Gyro Operating Issues
I have stressed learning to shoot
with both eyes open so that a head-mounted monitor/viewfinder is possible. If
this skill is not learned, head mounted monitors/viewfinders are disorienting
and not usable by the operator.
There is need for zooming changes
in different applications of a moving camera. If the camera is handheld or mounted
to your body, you will probably stay wide angle and make most of your framing
adjustments by walking about. If you are shooting from a moving vehicle, you
will need to zoom, pan and tilt to keep objects in frame. This will effect your
viewfinder position especially if sitting and you need the zoom control to be
attached in a convenient position. The zoom control should be in line with the
CG of the system with the other hand opposite and symmetrical.
There is a limit to the speed which you can pan or tilt a gyrostabilizer. You
will find this limited speed is usually okay. If you are panning and tilting
faster than this limit, you might not need to use gyros anyway.
When zoomed in all the way from a
vehicle, the stabilizer will keep a properly designed gyro camera system image
stable, but the operator will have a problem keeping objects well framed because
of the relative speed of the camera vehicle to the object being photographed.
If the vehicle stays in a straight line at a constant speed it helps, because
the pan correction is constant.
Wide shots are of course easier.
When you zoom in tight, operating gets trickier. This is true even with a camera
on a tripod on solid ground. An indicator in the eyepiece or on the lens showing
zoom focal length position can warn you to feather the zoom to a smooth stop
and warn you when you are getting too tight for good control of the frame. The
VX 1000 has such an indicator. Old 16-mm news cameras had expanded zoom and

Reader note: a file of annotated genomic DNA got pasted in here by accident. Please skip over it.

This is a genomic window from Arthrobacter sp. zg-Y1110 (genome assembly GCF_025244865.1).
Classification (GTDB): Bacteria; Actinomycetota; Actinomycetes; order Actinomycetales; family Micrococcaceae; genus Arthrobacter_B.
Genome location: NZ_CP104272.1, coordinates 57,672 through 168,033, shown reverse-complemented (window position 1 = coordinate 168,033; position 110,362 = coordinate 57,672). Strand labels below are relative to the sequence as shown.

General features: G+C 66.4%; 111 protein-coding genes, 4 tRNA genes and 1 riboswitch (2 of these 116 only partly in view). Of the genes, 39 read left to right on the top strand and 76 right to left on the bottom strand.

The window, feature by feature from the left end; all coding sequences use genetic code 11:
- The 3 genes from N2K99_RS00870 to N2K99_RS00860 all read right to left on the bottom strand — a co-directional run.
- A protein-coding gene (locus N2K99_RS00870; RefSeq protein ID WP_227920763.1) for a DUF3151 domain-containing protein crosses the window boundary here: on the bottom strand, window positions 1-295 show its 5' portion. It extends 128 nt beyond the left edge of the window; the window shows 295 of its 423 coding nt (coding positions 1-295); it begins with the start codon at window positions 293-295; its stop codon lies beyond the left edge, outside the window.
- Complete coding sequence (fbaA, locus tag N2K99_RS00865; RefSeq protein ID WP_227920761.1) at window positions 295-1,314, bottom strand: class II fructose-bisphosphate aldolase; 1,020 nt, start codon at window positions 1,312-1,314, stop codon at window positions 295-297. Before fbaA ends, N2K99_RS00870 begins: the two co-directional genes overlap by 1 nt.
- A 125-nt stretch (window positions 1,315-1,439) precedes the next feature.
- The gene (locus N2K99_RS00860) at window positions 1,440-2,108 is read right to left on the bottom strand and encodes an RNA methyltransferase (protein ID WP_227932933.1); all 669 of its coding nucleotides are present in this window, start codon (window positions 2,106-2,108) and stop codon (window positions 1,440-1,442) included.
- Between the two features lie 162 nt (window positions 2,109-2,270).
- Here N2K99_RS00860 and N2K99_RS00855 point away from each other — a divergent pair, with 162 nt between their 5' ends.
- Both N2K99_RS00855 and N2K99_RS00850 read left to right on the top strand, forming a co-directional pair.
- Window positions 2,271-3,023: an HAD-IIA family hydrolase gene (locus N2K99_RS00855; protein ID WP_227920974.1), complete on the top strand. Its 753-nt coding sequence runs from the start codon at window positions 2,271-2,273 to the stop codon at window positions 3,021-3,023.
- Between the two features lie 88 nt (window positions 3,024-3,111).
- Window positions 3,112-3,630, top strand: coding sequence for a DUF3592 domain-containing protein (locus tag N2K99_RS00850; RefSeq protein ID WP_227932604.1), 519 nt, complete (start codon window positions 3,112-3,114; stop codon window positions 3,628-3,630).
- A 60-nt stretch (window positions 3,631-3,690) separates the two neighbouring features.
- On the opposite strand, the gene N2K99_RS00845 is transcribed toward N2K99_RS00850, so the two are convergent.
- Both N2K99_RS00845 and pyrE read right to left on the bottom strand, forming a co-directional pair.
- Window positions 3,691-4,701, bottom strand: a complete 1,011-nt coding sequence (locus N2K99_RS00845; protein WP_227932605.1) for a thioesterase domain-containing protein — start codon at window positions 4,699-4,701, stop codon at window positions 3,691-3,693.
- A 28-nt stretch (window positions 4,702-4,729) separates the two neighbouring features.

focus scales that you could read from behind the camera. This would necessitate
keeping both eyes open and shifting attention from one to the other.
How firmly you hold the camera system
at the guidance points is relevant. You need to isolate your body's motions
from the camera system. The operator's body should be comfortable and prevented
from sliding around. If your body is bouncing around your arms may not be able
to isolate the motion of your body from the camera. It will also be difficult
to judge the stability of the shot.
Out of the side door of the van we found wind not to be a factor, but the operator's
arms guiding the camera got tired. You can prevent fatigue by supporting the
arms and / or elbows from below on very soft foam rubber or from above with
slings and bungee or rubber tubing. Don't support the arm too close to the hand.
It will effect the camera. We found that just in front of the elbow best.
The rig must always be held while
the vehicle is moving. We also provide a slack safety cord attached to the support
above in case anything fails. (The operator should also have a safety belt.)
Put all your accessories and batteries in a box so they can't fall out the open
Barbells are great for practicing
walking and learning to walk smoothly. Shoes with arch support but low heals
help. Moccasins help but they do not have arch support for heavier systems.
For more information read Gyro
Safety and Moving Rigs.
© Copyright 1999-2004 Ron Dexter.
All Rights Reserved.